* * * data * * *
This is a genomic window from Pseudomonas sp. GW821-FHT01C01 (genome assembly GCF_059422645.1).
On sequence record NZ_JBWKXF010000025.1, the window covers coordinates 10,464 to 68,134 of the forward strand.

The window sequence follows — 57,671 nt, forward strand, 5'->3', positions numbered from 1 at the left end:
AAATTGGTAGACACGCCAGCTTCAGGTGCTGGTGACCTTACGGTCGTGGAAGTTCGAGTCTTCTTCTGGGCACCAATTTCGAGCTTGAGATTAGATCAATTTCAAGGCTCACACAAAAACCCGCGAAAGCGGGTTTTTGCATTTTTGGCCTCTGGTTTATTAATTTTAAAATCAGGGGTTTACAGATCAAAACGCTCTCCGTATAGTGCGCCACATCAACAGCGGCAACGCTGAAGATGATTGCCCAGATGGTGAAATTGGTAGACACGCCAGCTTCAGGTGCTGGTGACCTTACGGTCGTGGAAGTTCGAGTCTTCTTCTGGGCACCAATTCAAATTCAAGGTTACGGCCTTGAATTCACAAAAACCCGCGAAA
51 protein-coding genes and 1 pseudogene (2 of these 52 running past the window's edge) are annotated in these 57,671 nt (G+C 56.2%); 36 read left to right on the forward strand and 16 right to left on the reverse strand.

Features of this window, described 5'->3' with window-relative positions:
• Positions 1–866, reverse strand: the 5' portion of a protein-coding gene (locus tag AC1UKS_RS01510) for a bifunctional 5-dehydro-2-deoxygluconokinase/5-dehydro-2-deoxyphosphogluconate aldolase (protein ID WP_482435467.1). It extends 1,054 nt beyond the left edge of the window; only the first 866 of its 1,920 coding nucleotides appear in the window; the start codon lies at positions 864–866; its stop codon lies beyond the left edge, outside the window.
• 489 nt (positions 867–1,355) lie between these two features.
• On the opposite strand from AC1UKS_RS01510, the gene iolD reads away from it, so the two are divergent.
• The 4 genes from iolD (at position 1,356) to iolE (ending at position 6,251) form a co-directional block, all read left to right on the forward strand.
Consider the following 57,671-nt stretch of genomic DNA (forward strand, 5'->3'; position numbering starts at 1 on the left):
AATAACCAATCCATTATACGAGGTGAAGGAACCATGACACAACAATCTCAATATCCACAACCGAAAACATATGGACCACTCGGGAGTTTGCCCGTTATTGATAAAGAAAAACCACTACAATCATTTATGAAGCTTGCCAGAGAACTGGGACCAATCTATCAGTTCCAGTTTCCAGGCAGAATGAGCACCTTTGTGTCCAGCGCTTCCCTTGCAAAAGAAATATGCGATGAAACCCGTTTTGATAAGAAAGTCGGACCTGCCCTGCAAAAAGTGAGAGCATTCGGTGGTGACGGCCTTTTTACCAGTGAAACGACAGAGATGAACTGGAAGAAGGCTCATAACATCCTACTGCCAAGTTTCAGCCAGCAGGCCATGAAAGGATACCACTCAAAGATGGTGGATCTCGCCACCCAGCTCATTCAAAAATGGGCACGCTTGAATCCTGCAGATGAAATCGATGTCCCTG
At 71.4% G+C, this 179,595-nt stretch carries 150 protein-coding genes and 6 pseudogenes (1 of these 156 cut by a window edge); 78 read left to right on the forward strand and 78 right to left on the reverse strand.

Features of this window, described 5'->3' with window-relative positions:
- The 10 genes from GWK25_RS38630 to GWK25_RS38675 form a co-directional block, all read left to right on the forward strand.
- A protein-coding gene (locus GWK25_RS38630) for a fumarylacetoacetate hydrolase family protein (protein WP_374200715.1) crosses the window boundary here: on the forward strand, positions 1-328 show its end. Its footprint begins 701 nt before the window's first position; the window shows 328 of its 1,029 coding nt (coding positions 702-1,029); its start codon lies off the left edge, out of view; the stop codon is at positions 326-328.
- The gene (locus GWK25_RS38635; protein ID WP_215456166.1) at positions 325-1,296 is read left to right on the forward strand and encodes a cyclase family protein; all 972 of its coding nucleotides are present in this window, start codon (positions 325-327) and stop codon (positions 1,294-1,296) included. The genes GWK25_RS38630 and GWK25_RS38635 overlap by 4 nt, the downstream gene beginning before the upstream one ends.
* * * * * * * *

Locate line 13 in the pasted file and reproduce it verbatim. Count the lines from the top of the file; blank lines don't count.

At 71.4% G+C, this 179,595-nt stretch carries 150 protein-coding genes and 6 pseudogenes (1 of these 156 cut by a window edge); 78 read left to right on the forward strand and 78 right to left on the reverse strand.